The brilliant beacon that is Jupiter and the bright span of Milky Way flowing nort from Sagittarius into Aquila. (David Moug)
Milky Way and Airglow by David Moug

This image of the Milky Way bathed in the green tint of airglow is Photo of the Week.

Photo of the Week for July 12, 2019

Milky Way and Airglow by David Moug

There are many lights at night—some familiar, some not. In this photo we can readily identify the brilliant beacon that is the planet Jupiter and, of course, the bright span of Milky Way flowing northward from Sagittarius into Aquila. But what are those subtle green bands stretching across the frame? They’re an atmospheric phenomenon known as airglow, or nightglow. The green tint comes from energy released by oxygen molecules—the same element that produces green auroras. However, despite their superficial similarities, nightglow and the aurora arise from distinctly different processes.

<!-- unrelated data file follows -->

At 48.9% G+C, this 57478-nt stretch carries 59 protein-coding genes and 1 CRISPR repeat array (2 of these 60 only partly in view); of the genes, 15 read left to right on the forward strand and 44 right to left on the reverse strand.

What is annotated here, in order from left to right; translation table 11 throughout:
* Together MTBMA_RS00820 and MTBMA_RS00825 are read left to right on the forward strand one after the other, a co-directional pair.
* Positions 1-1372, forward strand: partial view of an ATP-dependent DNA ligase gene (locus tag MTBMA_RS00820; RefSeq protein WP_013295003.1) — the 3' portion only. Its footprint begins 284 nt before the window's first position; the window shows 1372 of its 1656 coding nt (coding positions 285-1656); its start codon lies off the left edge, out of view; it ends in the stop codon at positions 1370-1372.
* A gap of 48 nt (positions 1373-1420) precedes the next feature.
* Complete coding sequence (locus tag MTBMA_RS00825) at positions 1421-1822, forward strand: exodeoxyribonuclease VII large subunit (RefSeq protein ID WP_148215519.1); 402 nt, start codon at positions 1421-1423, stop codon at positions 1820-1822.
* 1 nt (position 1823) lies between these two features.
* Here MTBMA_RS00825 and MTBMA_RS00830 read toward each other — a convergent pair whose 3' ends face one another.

David Moug captured the scene on May 28, 2019, from a site near Richer, Manitoba. He used a Canon EOS 6D DSLR camera and 24mm f/2.8 lens (working at f/3.0) for this 104-second, tracked exposure at ISO 2000.